After Windows 8 came out all spoke about "Metro UI" and later about the "Flat design". Now, after Android Lollipop came out all speak about "Material design". Can somebody explain the difference between "Material design" and "Flat style"?
Material design is unrelated to flat design in its principles. Material design is skeuomorphic in that it is an attempt to make web design more realistic in how it portrays elements, using layers and animation in a way that makes sense outside of the browser. Visually flat design and material design are similar at the moment, but material design can be applied to designs other than flat-like ones.
It follows 3 principles
- Material is the metaphor
- Be bold, graphic, intentional
- Provide meaning with motion
Layering in material design is done through moving elements forward or back along the z axis, to and from the user, and adding realistic shadows to convey more meaning. Animating elements, such as having an animation affecting position when a list item is removed, is meant to improve user flow and understanding while making the experience more smooth. In doing so, more meaning can be portrayed through material design than in flat design
Google designers made paper models to figure out layering and shadows for their material design.
There are other design guidelines covering spacing, color, usability, and more detail about positioning and animation which you can check out in Google's webpage about the subject.
A good way to learn more about material design and how to implement it is to use the apps Google has created using material design and to read about the design details, this one is by Brian Lovin on the Inbox app.
People may assume that material design is a sort of extension of flat design, but in fact the principles are different. The current trend is to make clean, flat-like design which Google uses for now, but the principles of material design extend past those bounds and can be applied to other methods of design as well.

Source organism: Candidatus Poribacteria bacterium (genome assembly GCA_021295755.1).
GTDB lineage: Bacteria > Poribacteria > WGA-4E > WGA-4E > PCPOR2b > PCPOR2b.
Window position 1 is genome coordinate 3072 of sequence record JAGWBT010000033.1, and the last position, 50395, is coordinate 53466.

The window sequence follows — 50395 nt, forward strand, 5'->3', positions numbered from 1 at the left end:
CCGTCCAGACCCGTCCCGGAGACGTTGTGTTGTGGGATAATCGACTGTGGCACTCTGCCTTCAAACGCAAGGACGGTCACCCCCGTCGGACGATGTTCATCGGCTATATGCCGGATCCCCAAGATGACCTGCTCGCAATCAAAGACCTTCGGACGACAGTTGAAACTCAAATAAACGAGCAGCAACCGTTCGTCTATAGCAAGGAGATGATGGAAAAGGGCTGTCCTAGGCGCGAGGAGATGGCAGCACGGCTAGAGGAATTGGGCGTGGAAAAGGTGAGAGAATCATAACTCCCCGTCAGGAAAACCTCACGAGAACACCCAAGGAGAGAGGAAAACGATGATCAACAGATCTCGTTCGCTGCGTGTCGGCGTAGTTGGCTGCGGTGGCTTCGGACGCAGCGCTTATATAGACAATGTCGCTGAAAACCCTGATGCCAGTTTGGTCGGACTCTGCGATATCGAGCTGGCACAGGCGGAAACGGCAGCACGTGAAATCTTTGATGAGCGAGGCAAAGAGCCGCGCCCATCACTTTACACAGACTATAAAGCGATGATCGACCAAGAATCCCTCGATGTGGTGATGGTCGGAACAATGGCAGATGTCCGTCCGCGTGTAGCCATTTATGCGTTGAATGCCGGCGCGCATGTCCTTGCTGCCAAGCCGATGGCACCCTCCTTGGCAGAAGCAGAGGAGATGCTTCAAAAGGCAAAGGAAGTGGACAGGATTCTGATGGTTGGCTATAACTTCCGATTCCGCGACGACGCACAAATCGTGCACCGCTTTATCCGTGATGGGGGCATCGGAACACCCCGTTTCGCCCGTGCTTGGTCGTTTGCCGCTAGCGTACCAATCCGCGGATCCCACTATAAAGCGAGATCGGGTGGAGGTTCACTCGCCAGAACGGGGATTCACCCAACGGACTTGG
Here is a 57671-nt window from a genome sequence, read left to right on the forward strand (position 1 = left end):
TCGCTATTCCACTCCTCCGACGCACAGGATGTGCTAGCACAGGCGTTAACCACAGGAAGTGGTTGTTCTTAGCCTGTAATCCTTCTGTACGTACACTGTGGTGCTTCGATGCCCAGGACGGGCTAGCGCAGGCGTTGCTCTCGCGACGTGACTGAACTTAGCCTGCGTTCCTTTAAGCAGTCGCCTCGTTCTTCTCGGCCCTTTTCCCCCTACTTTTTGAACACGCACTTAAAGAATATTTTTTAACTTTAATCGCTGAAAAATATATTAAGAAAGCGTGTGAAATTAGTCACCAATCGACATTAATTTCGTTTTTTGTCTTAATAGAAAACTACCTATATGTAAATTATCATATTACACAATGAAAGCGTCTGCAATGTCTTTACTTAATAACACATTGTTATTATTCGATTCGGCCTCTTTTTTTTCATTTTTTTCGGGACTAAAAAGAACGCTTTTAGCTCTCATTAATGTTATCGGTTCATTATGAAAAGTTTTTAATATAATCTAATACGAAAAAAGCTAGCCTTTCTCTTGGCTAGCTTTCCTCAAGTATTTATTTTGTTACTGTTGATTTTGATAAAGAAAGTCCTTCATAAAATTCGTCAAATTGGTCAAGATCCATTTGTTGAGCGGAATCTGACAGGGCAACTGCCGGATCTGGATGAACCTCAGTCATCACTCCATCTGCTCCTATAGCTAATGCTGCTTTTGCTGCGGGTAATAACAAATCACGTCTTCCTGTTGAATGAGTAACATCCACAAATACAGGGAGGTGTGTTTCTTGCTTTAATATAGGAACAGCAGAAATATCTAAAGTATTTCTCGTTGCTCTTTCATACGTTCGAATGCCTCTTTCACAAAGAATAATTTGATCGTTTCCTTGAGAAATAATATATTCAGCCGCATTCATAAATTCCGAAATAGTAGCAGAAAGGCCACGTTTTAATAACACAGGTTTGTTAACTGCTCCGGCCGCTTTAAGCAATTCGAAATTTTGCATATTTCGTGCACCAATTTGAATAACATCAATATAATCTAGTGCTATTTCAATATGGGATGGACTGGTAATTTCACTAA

Flat design = a generic term that refers to the trendy modern UI aesthetic of blocky flat icons and blocks of color.
Metro Design = Microsoft's new UI design (now called Microsoft design language) for Windows 8 that uses the flat design visual aesthetic.
Material Design = Google new UI design for Android that uses the flat design visual aesthetic.
(Note that both Metro and Material are much more than just about the flat design aesthetic. They also talk about interaction design, flows, pattern libraries, etc.)
Thanks to Johannes for noting the name change for Microsoft's UI.
Material design is not flat, its a bunch of flat layers of "material" that are spaced out a little bit on the Z axis. This means that these objects have shadows and are supposed to come from somewhere when they appear on the screen and leave to somewhere when they are not needed anymore. Which means they don't just fade in and out.
There are also a bunch of design guidelines that specify the color, the spacing and many other aspects of your layout.
Here are some of them, but you can find much more with a few google searches.
"Flat design" is as they explained you up there, and "Material Design" design is not realy "skeuomorphic" but "Skeuomorphed Flat Design". "Material Design" use flat things and align it in Z-axis to have a "3D Flat Design". I hope it helped.
Actually, flat design will appear more simplistic on the background of material, besides, all these animations are aimed more on user interaction with mobile devices, rather than with the site. In addition, no one prohibits the use of these two approaches in a single product, if approach the work on the design more consciously and philosophically. As for skeuomorphism, it tried to bring elements of the interface in a more familiar, user-friendly way: how this or that object would look in the real world, but many people have different views of the surrounding things, so creation of a single style of such approach was nearly impossible…Some information to add What's the difference:Flat Design vs Material Design
protected by Community♦ Mar 27 '18 at 16:51
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